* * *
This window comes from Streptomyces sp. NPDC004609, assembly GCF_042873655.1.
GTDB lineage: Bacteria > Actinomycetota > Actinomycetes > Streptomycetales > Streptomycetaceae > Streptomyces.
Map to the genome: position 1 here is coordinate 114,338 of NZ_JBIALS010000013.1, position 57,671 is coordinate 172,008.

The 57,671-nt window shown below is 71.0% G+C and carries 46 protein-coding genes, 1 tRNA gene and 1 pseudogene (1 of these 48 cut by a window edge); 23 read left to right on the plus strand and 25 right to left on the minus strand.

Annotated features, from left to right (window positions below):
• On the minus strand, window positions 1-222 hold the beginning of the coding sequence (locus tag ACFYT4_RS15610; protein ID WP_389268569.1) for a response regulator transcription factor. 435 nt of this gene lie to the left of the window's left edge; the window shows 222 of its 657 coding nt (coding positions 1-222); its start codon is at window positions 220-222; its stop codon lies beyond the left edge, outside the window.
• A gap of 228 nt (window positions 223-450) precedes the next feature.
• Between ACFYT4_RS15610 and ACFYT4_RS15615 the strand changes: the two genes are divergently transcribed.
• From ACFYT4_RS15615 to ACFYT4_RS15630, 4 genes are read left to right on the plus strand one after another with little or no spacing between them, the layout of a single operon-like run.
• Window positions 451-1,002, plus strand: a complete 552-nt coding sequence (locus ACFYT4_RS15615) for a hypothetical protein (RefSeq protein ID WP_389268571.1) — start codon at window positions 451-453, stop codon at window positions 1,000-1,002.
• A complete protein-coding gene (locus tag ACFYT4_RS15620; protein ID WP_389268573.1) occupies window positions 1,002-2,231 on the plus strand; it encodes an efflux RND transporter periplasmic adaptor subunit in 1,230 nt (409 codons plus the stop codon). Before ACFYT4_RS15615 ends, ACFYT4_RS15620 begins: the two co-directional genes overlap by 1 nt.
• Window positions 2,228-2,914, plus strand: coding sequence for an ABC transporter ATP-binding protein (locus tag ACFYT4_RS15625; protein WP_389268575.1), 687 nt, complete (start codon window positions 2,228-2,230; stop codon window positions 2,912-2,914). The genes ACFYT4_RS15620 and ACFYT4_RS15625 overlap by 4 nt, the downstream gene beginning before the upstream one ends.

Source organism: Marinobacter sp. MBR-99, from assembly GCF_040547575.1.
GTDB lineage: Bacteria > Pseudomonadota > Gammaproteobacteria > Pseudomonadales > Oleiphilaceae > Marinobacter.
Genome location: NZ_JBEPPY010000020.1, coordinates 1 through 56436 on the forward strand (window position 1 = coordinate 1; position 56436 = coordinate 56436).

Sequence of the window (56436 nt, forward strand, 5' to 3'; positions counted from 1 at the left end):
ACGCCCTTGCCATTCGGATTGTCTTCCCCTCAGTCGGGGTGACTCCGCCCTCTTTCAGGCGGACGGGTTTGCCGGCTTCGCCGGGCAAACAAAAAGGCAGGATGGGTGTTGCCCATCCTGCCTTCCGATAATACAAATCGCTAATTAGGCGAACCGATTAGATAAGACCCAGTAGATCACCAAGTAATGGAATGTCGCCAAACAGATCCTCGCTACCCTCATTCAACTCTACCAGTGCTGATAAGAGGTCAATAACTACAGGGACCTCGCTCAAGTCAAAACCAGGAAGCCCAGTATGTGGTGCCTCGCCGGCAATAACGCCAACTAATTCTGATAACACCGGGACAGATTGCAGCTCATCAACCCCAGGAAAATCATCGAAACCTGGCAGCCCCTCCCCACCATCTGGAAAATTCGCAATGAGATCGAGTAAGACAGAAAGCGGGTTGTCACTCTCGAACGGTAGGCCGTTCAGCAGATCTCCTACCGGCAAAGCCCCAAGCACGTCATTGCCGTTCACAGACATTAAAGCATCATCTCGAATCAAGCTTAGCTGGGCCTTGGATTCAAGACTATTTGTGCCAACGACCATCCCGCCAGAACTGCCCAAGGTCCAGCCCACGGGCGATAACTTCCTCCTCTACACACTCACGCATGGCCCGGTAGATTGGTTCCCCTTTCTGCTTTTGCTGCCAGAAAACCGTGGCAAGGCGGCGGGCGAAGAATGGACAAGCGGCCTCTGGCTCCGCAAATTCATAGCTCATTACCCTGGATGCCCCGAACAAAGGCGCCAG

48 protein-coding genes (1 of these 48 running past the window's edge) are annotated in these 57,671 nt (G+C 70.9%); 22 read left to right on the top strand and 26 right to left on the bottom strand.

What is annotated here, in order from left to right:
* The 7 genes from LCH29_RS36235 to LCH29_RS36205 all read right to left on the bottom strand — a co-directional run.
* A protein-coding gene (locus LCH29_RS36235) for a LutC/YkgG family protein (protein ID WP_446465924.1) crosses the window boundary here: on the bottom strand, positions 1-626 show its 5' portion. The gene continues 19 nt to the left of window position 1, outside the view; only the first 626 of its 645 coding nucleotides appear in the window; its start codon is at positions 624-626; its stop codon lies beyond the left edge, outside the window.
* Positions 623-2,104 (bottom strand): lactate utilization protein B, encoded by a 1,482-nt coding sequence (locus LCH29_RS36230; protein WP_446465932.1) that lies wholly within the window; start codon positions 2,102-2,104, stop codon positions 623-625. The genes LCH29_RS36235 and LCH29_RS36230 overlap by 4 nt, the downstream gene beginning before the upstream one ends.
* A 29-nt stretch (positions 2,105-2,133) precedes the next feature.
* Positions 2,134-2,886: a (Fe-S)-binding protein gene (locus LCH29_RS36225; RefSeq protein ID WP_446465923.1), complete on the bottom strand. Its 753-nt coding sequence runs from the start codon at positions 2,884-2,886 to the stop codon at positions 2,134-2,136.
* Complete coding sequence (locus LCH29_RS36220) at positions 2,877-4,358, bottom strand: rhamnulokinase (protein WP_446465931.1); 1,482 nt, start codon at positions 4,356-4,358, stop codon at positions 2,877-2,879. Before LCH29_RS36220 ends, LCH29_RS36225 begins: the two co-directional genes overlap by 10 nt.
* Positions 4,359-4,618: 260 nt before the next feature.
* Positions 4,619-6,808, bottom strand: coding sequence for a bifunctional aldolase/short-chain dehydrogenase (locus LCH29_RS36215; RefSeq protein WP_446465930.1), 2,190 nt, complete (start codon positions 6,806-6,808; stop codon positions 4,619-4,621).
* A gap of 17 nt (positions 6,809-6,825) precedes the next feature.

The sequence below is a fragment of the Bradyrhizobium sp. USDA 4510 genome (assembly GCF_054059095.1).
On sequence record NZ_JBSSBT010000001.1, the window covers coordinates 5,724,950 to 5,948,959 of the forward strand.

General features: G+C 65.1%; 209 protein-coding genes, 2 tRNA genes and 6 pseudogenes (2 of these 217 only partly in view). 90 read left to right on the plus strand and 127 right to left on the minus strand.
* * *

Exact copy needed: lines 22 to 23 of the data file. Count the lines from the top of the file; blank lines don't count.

* Positions 623-2,104 (bottom strand): lactate utilization protein B, encoded by a 1,482-nt coding sequence (locus LCH29_RS36230; protein WP_446465932.1) that lies wholly within the window; start codon positions 2,102-2,104, stop codon positions 623-625. The genes LCH29_RS36235 and LCH29_RS36230 overlap by 4 nt, the downstream gene beginning before the upstream one ends.
* A 29-nt stretch (positions 2,105-2,133) precedes the next feature.